While the Albany Museum of Art is on the list of under-utilized-by-residents list, there are many supporters of the fine facility. AMA houses a substantial collection of art and is the place to go for rotating displays of great variety. There are also kid-friendly, family-oriented activities that provide a much needed shot of cultural diversity for the area. The highest honor given by the museum is that of the Lifetime Trustee Award. Three pillars of the community were recently honored with such a designation. Anna Louise McCormack has served as vice president of the Albany Area Arts Council, president of the Albany Concert Association, co-chairman of the United Way and in many other capacities in Albany. Bee McCormack has been instrumental in some of the same organizations and was a founding director of the local Easter Seals organization. The duo served as co-chairs for the campaign steering committee that raised $1 million in 1978 to build the museum. Rounding out the trio of honorees is Jane Willson. Willson, along with her late husband Harry, donated the funds needed to build the auditorium at AMA. She has served on numerous boards throughout the years and is a staunch supporter of the arts. Thank you, ladies for all you have done, and continue to do, for Albany and its citizens.
A 4,000-mile bike ride across America is not something to be taken lightly. Tejas Bhavsar, a senior in college and a Lee County High School alum, has set his mind on just such a trip From across the country, only 100 Pi Kappa Phi fraternity members have been invited to take the journey. In order to participate, however, each rider is expected to raise a minimum of $5,500. Bhavsar’s personal goal is $7,000. All the dollars raised are earmarked to raise awareness and fund construction projects for people with disabilities. From play units for children to accessibility ramps,the money raised through the Push America bike ride will go to help improve the lives of the young and old living with a disability-induced barrier. For more information, visit www.pushamerica.org.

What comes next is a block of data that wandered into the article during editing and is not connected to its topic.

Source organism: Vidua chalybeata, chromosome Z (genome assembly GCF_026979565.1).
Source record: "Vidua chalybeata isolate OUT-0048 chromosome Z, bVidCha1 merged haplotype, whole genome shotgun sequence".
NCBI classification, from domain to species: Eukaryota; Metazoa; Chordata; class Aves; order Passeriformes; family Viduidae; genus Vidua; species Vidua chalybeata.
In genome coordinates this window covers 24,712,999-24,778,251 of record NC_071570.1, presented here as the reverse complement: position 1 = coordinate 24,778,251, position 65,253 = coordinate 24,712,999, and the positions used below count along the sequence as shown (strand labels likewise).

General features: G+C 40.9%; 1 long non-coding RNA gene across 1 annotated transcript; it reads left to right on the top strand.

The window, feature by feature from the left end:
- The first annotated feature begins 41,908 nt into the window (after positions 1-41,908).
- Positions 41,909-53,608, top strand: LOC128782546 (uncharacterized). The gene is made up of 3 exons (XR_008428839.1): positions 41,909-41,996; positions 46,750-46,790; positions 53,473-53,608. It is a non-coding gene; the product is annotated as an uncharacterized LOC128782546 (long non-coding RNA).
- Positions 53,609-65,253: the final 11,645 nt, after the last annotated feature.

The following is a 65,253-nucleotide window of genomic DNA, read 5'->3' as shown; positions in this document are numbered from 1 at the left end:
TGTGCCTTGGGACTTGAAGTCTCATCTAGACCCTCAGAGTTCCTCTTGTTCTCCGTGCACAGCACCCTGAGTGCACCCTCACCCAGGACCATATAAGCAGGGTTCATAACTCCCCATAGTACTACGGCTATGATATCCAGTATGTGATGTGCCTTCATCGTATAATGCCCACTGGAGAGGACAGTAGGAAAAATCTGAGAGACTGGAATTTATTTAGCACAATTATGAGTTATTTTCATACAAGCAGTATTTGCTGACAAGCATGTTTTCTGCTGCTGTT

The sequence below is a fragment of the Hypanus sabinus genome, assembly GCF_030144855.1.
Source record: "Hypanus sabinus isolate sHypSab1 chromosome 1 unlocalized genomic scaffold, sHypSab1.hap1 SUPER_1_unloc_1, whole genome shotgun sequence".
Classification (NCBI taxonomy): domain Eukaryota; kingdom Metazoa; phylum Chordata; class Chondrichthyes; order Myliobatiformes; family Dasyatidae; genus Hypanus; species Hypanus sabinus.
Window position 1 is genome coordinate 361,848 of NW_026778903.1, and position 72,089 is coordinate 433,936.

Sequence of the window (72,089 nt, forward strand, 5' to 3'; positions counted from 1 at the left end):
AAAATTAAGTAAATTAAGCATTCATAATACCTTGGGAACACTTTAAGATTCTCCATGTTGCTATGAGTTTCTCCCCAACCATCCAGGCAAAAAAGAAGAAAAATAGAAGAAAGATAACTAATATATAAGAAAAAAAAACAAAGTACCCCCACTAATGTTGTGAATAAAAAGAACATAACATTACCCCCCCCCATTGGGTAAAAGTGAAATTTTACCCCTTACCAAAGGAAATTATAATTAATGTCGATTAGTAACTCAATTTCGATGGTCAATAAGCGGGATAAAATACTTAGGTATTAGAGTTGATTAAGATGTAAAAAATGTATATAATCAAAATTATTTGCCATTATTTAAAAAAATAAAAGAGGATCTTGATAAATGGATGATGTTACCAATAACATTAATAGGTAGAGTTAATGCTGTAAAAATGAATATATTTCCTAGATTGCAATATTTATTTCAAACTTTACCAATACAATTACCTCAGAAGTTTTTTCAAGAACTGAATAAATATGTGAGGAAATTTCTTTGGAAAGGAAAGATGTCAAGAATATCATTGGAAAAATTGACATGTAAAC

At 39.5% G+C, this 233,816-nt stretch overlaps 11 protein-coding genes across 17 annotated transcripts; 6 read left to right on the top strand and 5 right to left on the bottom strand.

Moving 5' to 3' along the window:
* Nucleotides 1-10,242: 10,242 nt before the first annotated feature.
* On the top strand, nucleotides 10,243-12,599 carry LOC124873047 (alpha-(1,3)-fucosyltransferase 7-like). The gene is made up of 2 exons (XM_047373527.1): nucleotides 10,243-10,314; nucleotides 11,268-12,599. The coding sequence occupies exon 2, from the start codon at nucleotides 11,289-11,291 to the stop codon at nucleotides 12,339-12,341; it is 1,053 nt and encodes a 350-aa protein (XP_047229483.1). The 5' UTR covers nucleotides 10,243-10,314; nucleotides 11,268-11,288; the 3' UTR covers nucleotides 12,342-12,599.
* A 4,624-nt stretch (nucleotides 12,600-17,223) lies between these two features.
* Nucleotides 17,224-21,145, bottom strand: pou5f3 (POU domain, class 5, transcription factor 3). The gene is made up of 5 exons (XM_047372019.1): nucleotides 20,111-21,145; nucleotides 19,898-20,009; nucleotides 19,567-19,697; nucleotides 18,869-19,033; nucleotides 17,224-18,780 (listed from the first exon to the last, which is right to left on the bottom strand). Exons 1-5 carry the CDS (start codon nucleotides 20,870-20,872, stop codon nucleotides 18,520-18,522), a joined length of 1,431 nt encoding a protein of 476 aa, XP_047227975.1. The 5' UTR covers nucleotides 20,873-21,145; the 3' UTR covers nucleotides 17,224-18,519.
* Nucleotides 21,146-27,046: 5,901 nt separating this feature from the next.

All reports from Chehaw’s 2011 Festival of Lights have been, well, glowing. For many years, lights were rented for the holiday season at a rather high cost. Director Doug Porter believed the park could do better and set about making a plan to do so. Although the park’s maintenance director, Don Meeks, had never undertaken such a project, he was more than willing to give it a try when Porter broached the subject. Chehaw came up with the money and a staff was hired to assist Meeks. The light show made its debut in 2010 but by the time 2011 rolled around, the new lights were truly ready to dazzle. Those who went to the park were treated to a great display and for those who missed it, go ahead and pencil it in on your new calendar for the 2012 holiday season.
It is almost time again for Keep Albany Dougherty Beautiful to hold its annual telephone book recycling event. KADB keeps thousands of telephone books from ending up in the landfill by a friendly competition between schools in Dougherty County. Individuals and businesses are encouraged to drop off expired books at the school of their choice or send them by a student/parent or staff person. A call to KADB at (229) 430-5251 will answer any questions about the month-long collection set for February. Last year, more than 35,000 telephone books were sent for recycling. A check will be awarded to the school with the largest collection.